The Talmud (Yoma 9b) famously asks about why God destroyed the Second Temple in Jerusalem in the year 70 of the Common Era. “Why was the Second Temple destroyed? …Because during the time it stood, ‘sinat chinam,’--baseless hatred--prevailed. This is to teach you that sinat chinam-baseless hatred is deemed as grave as all three [greatest] sins of idolatry, immorality, and bloodshed, combined!” If we look deeply into the current reality of the Jewish people in Israel and at home, it would seem that the greatest sin of all, hatred: Jew-against-Jew, the sin that brings on the destruction of the Jewish people itself—is rearing its head once again.

Of course, we Jews have always argued with each other. It’s probably what we do best. Ask two Jews a question, get three opinions! Argument, disagreement, makes us who we are. The Mishnah radically claims, however, that it is how we argue that can be the very salvation of the Jewish people and the world. Argue LeShem Shamayim, ‘for the sake of Heaven,’ says the Mishnah, and we become a Light to the Nations. Argue and attack one another for petty rivalries and power-grabs and hatreds, and our greatest blessing, our capacity to embrace disagreement, can become our very downfall: our Light turns to darkness. To be a Jew is a great test: can we lift up one light, one heart, one Torah--through multiple voices and multiple experiences?

Here’s another way to explain the test: to be a Jew means my ability to say this: See that Jew throwing a chair at another Jew? Yes, it’s disgusting. Not only because it’s an act of violence. It’s disgusting also because he’s throwing that chair at me! But it goes even deeper than that: That man throwing that chair is also a Jew! He’s connected to me, a part of me! In what ways am I responsible for his throwing that chair? And even deeper: In what ways do I attack, and do my own version of throwing chairs at other Jews, or at any other human beings? That woman victim of violent intolerance--her heart is my heart. But much more disturbingly, that chair-thrower, his heart too is my heart! This is Ahavat Yisrael, the love of the Jewish people! Think you can do that so easily? Can we indeed see each other through the eyes that Zusya saw the innkeeper? To be a Jew is, indeed, a radical test!

But we must also remember that this radical spiritual test is ultimately the root of the great radical experiment of democracy itself. It is the spiritual core of what makes pluralism not just a useful value, but a sacred value—a profoundly ancient and Jewish value! The claim of Judaism is that when the Jews master the art of Ahavat Yisrael with one another, then they can be a Light to the Nations of the world, for how to practice Ahavat Olam, pluralist love of all peoples of the world. It is the essential teaching that no one among our people deserves to be abandoned. No matter what they believe, no matter how they choose to live their lives. To be a Jew means that we see all our people as our family.

But our times are complex. Family doesn’t mean what it used to mean. Ultra-Orthodox Jews see women davening with tefilin and carrying the Torah, and praying right beside men, and they see in this the dissolution of everything they believe “the family” stands for. Over here, we can clearly see the error of the ultra-Orthodox view: these women and egalitarian men—people just like you and me--we are renewing and growing together with Judaism, as we find wonderful ways to make the tradition speak the language of a new world! If anything, we are saving the Jewish people! But many of our ultra-Orthodox brothers and sisters can only see us through the eyes of fear! And guess what: as soon as we look at our own people through the eyes of fear instead of love, we are failing that tricky test!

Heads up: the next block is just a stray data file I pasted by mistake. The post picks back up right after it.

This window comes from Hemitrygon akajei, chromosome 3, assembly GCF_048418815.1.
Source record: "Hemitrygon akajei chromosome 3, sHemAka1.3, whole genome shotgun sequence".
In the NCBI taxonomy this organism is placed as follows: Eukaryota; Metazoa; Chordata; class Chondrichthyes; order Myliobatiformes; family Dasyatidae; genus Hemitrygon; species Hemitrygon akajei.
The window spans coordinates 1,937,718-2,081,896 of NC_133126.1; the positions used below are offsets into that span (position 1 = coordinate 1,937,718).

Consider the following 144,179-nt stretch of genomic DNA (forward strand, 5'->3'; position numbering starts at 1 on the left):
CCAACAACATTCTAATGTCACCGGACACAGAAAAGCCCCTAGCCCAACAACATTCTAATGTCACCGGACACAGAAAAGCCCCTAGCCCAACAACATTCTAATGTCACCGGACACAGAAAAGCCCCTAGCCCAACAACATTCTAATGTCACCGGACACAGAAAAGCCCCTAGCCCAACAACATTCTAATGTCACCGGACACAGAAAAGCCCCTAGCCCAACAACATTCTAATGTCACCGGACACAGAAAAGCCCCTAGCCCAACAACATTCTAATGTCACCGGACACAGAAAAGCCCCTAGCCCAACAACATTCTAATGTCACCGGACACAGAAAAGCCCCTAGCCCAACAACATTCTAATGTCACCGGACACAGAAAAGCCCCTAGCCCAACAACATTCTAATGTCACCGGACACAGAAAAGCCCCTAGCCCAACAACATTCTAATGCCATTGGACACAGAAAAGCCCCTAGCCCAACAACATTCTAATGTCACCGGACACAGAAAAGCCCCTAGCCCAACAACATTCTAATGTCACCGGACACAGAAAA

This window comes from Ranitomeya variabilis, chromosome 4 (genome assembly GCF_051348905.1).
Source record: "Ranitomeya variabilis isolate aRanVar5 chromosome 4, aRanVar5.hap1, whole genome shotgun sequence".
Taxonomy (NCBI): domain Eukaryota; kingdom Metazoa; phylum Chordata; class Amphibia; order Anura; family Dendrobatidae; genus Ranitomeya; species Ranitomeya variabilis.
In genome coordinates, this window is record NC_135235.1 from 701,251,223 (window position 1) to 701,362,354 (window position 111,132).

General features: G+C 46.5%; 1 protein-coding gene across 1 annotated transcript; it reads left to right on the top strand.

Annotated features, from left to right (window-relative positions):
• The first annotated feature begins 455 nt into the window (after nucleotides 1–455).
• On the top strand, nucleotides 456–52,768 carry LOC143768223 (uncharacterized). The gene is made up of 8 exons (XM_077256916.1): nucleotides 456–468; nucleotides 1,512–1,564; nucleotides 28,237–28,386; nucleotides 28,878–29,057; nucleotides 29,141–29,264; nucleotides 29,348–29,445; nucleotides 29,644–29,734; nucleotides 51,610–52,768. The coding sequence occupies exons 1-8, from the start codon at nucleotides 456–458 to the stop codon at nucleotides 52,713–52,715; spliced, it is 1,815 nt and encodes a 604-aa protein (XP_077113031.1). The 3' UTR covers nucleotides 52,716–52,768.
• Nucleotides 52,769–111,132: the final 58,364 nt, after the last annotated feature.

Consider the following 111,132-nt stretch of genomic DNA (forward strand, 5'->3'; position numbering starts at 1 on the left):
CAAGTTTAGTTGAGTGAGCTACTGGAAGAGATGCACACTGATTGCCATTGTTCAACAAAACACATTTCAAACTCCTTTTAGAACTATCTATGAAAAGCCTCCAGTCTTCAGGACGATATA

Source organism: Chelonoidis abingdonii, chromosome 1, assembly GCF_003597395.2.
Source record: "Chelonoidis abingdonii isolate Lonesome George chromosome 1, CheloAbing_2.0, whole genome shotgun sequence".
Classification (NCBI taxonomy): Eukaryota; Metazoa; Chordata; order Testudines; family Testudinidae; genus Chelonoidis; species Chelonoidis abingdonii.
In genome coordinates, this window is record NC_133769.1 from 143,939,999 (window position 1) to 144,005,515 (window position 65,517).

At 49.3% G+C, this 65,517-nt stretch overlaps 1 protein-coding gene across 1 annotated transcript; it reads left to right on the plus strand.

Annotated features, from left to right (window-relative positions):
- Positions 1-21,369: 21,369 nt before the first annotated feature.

What is true in Israel is equally true for us here in America. During these difficult times for our community here, we must ask ourselves a tough question: are we really practicing Ahavat Yisrael here? Are we seeing our fellow Jews with whom we disagree with eyes of love or eyes of fear as well? Are we willing to strive for empathy even with those who disagree with us about intermarriage, Israeli politics, homosexuality, the role of women? Perhaps we feel the urge to metaphorically throw chairs at our own people because we fear that if their opinions are received by the world, this will be a betrayal of “the family?” If indeed, our aim is to silence dissent and an honest voicing of opinion within our own community on any of these issues, then we too are failing the test of Ahavat Yisrael. We’re failing because we are looking at our own people not through the eyes of love, but through the eyes of fear. If, indeed, we want to see an end to the intolerance we despise in Israel, then we had better begin by ridding ourselves of our intolerance within our own hearts and minds as well!

Intolerance is so insidious because it begins in such subtle ways. It begins when we surround ourselves only with people with whom we agree—on anything: politics or religion or culture. It begins with all the little condescending and judgmental remarks we make with a smile on our face with our friends at dinner parties and at the office—about those ‘idiots’ on the other side of the political spectrum, or those ‘maniacs’ with their barbaric or insane views on religion. Have you ever done that? And because we have the smiles and approval of those around us, we feel empowered to reject and disapprove of them even more. And some of us will go so far as to dehumanize ‘them,’ and deem them worthy of abandonment and even violence. This familiar scenario is sad enough when it occurs among any groups of humanity. It is beyond tragic as it rears its head more and more among and within Bnai Yisrael, the Jewish people! There’s only one way to break the chain of intolerance and fear among the Jewish people and in the world, and it begins with each of us.